With the centennial anniversary of England’s entry into World War I approaching—the U.K. declared war on Germany on Aug. 4, 1914—numerous books and exhibitions commemorating the war are showing up.
Of particular interest is Wake, a novel written by actress Anna Hope and published in the U.K. last month and in the U.S. earlier this month. Hope has appeared in smaller roles in several British TV shows, including Coronation Street, but she gets the most cred with Anglophenia readers for her two appearances on Doctor Who.
She played Novice Hame, a member of an order of cat-women nuns who ran a hospital in the “New Earth” episode in 2006 and the “Gridlock” episode in 2007. She also portrayed the same character in a 2006 segment of Tardisodes, the mini-episodes that preceded Doctor Who in during the 2006 season.
Wake is Hood’s first novel. It follows the lives of three women in London, each of whom has been affected by the war. There’s upperclass Evelyn, who’s about to turn 30 and remains unwed after the man she loved died fighting in France; Hettie, 19, works in a dance hall to support her family because her brother came back from the war incapable of holding down a job; and middle-aged Ada, who can’t recover from the loss of her son. The book is set during the five days leading up to Armistice Day on Nov. 11, 1920, when the Centotaph “empty tomb” monument in Whitehall was unveiled and the body of the Unknown Warrior was interred in Westminster Abbey.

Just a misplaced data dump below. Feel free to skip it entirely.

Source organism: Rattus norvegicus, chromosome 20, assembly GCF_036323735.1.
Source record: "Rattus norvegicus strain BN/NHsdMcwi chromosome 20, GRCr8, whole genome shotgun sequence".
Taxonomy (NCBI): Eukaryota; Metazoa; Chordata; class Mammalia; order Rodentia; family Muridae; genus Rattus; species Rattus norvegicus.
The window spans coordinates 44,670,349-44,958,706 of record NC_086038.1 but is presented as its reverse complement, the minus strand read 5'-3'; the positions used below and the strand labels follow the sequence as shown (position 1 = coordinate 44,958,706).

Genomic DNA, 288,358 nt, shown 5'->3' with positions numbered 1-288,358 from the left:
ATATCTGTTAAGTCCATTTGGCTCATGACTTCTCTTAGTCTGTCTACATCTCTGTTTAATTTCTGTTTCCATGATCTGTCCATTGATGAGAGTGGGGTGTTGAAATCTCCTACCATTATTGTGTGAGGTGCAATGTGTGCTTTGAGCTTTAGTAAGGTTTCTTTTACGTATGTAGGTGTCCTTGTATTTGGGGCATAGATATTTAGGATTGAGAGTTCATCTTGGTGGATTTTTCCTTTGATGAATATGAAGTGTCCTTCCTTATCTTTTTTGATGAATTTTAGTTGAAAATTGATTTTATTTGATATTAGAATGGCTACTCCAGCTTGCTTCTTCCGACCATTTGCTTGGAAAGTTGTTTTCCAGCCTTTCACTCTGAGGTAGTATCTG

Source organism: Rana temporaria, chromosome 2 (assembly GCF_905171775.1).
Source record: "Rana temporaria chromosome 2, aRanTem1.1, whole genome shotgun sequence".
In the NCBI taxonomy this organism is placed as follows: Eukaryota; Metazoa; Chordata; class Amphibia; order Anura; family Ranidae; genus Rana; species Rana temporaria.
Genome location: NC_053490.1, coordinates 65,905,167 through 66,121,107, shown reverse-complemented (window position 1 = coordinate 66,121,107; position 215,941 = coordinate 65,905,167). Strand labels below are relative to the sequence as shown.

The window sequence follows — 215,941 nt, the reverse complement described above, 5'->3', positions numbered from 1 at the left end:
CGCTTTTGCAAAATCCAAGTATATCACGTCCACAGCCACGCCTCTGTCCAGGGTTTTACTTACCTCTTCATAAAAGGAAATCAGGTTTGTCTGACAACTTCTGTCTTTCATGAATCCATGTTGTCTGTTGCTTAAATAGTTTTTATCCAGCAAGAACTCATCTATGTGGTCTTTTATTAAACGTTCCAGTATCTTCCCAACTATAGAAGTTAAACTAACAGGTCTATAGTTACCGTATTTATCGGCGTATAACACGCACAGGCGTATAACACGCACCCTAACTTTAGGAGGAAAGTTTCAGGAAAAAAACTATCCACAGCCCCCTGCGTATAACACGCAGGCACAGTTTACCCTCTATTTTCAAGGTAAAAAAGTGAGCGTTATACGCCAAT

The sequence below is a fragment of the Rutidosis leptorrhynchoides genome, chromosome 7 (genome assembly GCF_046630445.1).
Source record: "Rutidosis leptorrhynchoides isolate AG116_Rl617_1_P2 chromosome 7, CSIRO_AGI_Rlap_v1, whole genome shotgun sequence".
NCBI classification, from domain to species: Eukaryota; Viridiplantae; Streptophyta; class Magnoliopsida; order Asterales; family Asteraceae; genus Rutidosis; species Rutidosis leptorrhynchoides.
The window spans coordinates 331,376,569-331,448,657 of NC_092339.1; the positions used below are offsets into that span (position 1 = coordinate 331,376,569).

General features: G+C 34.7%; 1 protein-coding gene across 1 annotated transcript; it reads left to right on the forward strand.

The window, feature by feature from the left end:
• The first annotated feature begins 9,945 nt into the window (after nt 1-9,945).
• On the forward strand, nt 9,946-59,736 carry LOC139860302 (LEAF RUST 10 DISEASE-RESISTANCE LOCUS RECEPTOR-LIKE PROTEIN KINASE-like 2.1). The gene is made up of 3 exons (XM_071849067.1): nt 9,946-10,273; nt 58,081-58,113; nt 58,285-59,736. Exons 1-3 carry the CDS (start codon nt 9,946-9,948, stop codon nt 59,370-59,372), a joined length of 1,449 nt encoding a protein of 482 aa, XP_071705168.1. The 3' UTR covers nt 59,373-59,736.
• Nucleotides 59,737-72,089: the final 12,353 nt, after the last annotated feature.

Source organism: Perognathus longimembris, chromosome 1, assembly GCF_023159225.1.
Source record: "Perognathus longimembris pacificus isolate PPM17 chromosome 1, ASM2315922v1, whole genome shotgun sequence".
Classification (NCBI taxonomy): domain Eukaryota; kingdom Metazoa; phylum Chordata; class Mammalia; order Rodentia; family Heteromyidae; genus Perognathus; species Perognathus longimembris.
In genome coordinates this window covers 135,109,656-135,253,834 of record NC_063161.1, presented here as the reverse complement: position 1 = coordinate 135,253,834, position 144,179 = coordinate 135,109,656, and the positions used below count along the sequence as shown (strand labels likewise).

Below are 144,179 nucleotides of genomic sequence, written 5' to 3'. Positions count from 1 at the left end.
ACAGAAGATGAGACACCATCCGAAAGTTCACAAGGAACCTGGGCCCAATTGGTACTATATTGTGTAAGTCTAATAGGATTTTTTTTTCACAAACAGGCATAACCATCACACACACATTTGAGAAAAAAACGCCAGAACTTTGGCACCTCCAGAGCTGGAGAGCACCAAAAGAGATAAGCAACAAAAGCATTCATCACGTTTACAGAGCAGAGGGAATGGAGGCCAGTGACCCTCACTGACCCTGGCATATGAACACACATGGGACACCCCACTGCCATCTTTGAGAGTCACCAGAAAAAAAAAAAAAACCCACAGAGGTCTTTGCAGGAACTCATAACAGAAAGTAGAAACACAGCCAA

“I knew I wanted to write about three women from early on,” Hope said, answering reader questions recently for Canada’s National Post, “to explore a breadth of female experience—those like Evelyn who were born in the last decade of the 19th Century, who felt as though their youth, and the men they might have loved, had been stolen from them. Those like Ada, who lost their children, and those, like Hettie, who wanted nothing more than to stop living in the shadow of the war.”
The book received glowing early encomiums in Publishers Weekly, which called it a “confident, well-crafted debut,” and The Kirkus Review, which weighed in with, “Fresh, confident, yet understated, Hope’s first work movingly revisits immense tragedy while also confirming her own highly promising ability.” A more recent review in The Guardian took the novel to task for striking an upbeat tone at the end. “Could we be so blithe about those who were bereaved by 9/11 or by the Iraq or Afghanistan wars?” the reviewer asked.
Here’s Hope discussing Wake on BBC’s Meet the Author program last month:
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